God Didn't Say That

Bible Translations and Mistranslations

Luck, Omens, and Other Bipolar Words

“Luck” is an interesting word in English, because people can have “good luck” or “bad luck,” but if they are “lucky” it only means “good luck.” That is, the word “luck” can refer to positive or negative things, but in order to mean something negative, it has to be qualified, either explicitly or by context.

“Omen” works pretty much the same way, except in the opposite direction, at least in my dialect. An “omen” is ominous and foreboding by default, but there are “good omens” as well as “bad omens.”

We learn at least two lessons from these observations.

First, it’s not hard to imagine a language that has words for “luck” and “omen” but whose default meanings are reversed. For convenience, we can call such a language English-B, and call the words luck-B and omen-B. The English-B phrase “good luck-B” should (probably) be translated “good luck” into English, and the English-B phrase “bad luck-B” should (again, probably) be “bad luck,” but what should be done with “luck-B”? Remember, in English-B it means “bad luck,” but it doesn’t mean exactly the same thing as “bad luck-B.”

Secondly, we see more generally that words can have default meanings that can be overridden overtly or covertly by context.


October 5, 2009 Posted by | general linguistics, translation theory | , , , , , | 3 Comments

Formal Equivalence and Dynamic Equivalence: A False Dichotomy

The terms “dynamic equivalence” and “formal equivalence” mask the fact that at least two distinct theoretical issues separate most translations:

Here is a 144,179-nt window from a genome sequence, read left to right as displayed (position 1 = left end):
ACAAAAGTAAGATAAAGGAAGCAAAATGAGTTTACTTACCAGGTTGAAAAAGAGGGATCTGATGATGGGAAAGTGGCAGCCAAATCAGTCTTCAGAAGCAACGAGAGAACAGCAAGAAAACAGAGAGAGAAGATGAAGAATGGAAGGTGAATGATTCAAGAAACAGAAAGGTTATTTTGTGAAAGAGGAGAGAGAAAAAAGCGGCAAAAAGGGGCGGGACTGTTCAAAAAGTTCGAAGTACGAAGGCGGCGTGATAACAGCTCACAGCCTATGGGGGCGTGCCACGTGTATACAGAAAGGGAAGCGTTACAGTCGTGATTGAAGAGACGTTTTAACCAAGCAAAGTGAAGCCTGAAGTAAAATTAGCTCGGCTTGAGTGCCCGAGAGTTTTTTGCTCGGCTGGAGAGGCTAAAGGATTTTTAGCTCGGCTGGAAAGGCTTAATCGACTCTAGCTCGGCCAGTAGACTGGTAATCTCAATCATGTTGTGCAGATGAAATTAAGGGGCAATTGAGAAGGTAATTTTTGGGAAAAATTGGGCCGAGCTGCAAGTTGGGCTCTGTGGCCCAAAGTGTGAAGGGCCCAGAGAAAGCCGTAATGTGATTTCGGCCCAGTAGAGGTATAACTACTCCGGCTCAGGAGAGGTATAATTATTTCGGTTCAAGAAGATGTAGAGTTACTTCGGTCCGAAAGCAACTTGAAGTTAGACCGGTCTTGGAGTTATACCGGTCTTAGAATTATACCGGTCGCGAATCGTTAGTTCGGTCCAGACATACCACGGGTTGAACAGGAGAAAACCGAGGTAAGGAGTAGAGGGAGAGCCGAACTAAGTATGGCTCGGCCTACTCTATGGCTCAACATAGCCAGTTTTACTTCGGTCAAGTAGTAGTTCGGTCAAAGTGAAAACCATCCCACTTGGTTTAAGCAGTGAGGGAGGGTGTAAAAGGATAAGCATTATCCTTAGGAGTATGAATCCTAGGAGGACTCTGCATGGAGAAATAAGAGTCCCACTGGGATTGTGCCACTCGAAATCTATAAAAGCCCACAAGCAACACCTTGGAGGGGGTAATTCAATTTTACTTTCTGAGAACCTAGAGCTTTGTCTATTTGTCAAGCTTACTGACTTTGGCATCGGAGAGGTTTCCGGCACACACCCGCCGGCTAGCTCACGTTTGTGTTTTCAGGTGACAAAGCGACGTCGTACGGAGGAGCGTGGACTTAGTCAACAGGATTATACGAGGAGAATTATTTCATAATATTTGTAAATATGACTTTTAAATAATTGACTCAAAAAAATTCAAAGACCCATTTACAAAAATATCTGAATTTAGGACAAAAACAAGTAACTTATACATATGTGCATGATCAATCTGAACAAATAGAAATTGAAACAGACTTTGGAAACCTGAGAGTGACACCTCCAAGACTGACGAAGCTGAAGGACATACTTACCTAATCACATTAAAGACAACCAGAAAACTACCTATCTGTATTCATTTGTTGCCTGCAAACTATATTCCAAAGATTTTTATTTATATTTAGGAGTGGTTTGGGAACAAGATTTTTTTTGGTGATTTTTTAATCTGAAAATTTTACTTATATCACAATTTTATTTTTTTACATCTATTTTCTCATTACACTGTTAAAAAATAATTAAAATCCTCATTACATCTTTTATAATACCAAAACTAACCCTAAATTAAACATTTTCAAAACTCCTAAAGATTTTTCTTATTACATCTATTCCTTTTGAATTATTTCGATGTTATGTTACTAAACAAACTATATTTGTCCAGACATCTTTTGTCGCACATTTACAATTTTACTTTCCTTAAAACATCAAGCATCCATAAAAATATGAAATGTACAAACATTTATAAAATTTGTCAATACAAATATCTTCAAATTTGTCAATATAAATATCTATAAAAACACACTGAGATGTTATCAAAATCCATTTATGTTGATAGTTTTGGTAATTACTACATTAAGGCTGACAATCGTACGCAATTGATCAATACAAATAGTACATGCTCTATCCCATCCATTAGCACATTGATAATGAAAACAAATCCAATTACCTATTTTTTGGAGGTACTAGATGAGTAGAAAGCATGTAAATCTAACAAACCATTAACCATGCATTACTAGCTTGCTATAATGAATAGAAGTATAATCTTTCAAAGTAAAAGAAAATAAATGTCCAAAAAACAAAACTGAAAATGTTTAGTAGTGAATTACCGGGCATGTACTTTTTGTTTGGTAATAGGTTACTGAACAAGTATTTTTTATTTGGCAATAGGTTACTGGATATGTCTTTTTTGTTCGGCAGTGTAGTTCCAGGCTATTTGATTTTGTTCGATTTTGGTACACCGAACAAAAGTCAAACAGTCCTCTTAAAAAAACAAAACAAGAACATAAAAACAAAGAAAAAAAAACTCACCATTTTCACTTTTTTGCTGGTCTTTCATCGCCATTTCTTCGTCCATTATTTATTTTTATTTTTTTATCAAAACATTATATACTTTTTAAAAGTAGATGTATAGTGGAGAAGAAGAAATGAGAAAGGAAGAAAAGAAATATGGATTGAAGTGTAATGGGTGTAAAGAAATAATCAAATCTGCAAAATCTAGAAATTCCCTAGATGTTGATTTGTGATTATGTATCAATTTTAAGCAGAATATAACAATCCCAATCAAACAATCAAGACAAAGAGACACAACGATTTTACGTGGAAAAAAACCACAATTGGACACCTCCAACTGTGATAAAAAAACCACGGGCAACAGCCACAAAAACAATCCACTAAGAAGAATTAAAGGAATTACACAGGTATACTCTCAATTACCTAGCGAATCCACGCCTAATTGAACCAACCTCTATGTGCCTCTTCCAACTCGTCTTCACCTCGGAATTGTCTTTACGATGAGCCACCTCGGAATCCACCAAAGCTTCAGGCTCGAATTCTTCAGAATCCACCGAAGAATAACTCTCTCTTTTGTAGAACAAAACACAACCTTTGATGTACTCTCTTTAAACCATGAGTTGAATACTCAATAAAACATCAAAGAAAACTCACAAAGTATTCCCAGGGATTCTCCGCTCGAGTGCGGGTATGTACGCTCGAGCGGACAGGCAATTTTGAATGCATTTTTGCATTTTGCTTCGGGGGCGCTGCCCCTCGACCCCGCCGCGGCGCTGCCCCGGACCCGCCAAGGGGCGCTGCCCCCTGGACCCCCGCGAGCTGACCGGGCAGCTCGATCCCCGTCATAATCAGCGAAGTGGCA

1. what counts as “the same” in translation; and

2. how much text should be translated at a time.

Even though the two issues are not the same, they are related, and we find the following two general patterns:

By and large, “formal equivalence” translators work on the assumptions that: (1) “The same” means “the same meaning;” and (2) the realm of translation is the word. Accordingly, formal-equivalence translators try to find English words that mean the same thing as the original Hebrew or Greek ones.

“Dynamic equivalence” translators assume that: (1) “The same” means “the same affect;” and (2) the realm of translation is the phrase. So they try to find English phrases that produce the same affect as the original Hebrew or Greek.

For example, the Hebrew word ner meant “oil lamp” when the Bible was written. (We know it didn’t mean wax candle or electric lamp because they hadn’t been invented yet.) The formal equivalent of ner might therefore be “oil lamp,” while the dynamic equivalent might be “candle” or just “lamp.”

Similarly, the Hebrew words tarum karno (Psalm 89:24 and, in reverse order, Psalm 112:9) mean “will be high” and “his horn,” respectively. A word-for-word translation might be “his horn will be exalted” while a phrase-for-phrase translation might be “he will be triumphant.”

I think we would do well to stop using “dynamic equivalence” as the opposite of both “formal equivalence” and “word for word.”

October 5, 2009 Posted by | translation theory | , , , , , | 6 Comments